Philosophers and their religious practices, part 8: religious naturalism
April 16, 2015 — 14:52

Author: Helen De Cruz  Category: Religion and Life Religious Belief  Tags: , , , ,   Comments: 2

This is the eighth installment of a series of interviews I am conducting with academic philosophers about their religious practices. In this series of interviews, I ask philosophers about their religious practices and the influence on their philosophical work. Follow the links for parts 1, 2, 3, 456 and 7. The contributors are in various stages of their career, tenured and untenured. Interviews were conducted through e-mail and responses are not edited.

This interview is with Eric Steinhart, full Professor of Philosophy at William Paterson University.

Can you tell me something about your  current religious affiliation/self-identification? 

I was raised as a conservative Evangelical Protestant (many of my close male family members are conservative Evangelical ministers). When I was young I was extremely immersed in my Christianity. But I essentially left Christianity when I was 18. However, I maintained a vaguely Christian theology for a long time. By the time I was in my 40s I had completely lost interest in classical theism.

Much of my interest in philosophy of religion has been driven by a series of religious or mystical experiences. I have had five or six of these. Of them, three have been overpowering, ego-shattering experiences, while three have been gentler. But all have been profoundly moving. None of them have involved God. Other philosophers, such as Wittgenstein, Hick, and Plantinga have reported their own mystical experiences. So it’s worth thinking more about how such experiences inspire philosophies.

I would not say that I really gained much new knowledge during these experiences. The content of my experiences was shaped by what I had already studied and found interesting in philosophy, theology, and mathematics. I already thought that reality was a certain way, but my thoughts were merely very abstract outlines of that way. During my mystical experiences, I saw with intense vividness that reality is this way. Much of what I have written philosophically is an effort to verbally express the content of these visions. I regard all these efforts as failures. The vision really is ineffable.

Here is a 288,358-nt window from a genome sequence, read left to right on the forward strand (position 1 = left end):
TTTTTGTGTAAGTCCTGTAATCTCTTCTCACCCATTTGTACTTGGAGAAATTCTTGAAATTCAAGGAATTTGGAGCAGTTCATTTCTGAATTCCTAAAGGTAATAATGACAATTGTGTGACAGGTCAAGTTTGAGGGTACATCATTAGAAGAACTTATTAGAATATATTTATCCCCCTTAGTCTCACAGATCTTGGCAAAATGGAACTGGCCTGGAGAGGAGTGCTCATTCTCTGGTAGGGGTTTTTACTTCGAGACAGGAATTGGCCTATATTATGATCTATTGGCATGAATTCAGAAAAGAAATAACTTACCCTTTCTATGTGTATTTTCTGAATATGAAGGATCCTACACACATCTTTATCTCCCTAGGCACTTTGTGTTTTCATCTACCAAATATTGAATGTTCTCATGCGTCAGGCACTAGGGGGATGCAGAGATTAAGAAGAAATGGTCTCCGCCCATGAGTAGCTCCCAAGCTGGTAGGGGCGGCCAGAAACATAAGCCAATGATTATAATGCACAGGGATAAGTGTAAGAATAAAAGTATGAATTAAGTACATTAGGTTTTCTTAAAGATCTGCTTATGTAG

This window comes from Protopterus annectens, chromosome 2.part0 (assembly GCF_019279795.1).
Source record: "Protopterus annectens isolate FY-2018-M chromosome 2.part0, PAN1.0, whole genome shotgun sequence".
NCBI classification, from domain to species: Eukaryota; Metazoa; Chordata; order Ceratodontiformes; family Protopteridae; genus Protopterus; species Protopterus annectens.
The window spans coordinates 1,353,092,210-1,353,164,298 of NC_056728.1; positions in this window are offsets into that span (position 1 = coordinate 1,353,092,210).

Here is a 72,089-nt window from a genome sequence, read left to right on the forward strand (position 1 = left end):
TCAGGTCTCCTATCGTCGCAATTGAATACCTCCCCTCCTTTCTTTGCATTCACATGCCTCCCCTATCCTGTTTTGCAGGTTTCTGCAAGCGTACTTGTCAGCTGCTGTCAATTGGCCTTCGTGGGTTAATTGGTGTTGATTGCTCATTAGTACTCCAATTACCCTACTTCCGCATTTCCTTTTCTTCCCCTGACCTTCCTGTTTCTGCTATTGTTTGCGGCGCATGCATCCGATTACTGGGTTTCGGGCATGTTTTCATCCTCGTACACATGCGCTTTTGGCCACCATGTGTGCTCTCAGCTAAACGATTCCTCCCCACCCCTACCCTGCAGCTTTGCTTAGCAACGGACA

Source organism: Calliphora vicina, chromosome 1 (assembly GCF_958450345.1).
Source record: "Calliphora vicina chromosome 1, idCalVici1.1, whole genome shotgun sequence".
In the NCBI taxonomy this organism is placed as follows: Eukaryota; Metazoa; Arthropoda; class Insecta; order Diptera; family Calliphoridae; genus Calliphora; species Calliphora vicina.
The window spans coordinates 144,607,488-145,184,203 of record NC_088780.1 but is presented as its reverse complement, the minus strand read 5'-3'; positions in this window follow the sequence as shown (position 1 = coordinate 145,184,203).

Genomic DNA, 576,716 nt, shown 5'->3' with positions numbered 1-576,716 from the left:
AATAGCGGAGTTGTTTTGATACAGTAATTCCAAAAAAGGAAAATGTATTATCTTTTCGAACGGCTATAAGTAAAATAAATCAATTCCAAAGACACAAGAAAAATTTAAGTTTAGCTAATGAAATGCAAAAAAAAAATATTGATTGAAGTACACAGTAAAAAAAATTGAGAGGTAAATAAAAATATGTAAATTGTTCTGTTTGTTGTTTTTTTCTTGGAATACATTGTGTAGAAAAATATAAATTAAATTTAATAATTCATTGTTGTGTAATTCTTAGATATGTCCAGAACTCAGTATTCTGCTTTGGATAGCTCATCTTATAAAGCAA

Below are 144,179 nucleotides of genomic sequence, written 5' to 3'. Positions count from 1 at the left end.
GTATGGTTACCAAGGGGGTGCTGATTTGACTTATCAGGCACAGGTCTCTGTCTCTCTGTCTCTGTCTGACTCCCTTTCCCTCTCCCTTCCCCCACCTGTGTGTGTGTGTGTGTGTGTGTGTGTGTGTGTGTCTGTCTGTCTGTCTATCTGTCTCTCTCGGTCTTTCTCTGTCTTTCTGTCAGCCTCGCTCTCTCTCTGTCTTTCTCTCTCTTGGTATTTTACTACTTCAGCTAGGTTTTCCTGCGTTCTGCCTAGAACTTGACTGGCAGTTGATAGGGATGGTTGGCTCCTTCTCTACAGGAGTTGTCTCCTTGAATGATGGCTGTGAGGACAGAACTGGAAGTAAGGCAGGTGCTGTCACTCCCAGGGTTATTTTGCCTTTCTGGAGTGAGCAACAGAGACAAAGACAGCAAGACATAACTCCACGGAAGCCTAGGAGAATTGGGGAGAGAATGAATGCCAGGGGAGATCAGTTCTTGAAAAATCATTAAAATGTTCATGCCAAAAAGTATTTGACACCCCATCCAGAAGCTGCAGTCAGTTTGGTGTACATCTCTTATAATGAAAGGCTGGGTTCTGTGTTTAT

more…

Analytic Theology Cluster Group at University of Navarra (Spain)
January 9, 2015 — 6:04

Author: Martín Montoya  Category: News  Tags: , , , , , , , , ,   Comments: 2

The 2015 Analytic Theology Cluster Group at University of Navarra (Spain)

The Cluster Group in Analytic Theology at the University of Navarra “Philosophical and Theological Perspectives on Divine Providence” gather together philosophers and theologians to study and discuss the main approaches made to this issue with an analytic methodology. As a result of the group activities Analytic Theology will be introduced for the first time in Spanish academia. The Cluster Group is supported by the Project “Analytic Theology” of the Center for Philosophy of Religion of the University of Notre Dame, funded by the John Templeton Foundation.

We will hold ten monthly Seminars related to our research project. Topics include:

  • Providence, Omniscience and Foreknowledge.
  • Providence and Divine Action.
  • Providence and Evil.
  • Providence, Libertarian Free Will and Determinism.

Two of the seminars will be given by two guests lecturers, Eleonore Stump and Brian Leftow. But also, we have two Public Lectures at Room 03, Amigos Building, University of Navarra. Participation is free without need of reservation.

  • Lecture 1 (Monday 2 March, 2015), Brian Leftow: Providence Determinism and Hell.
  • Lecture 2 (Monday 20 April, 2015), Eleonore Stump: Eternity, Simplicity, and Divine Presence.

For further information you can have a look at our website: http://www.unav.edu/en/web/facultad-de-filosofia-y-letras/analytic-theology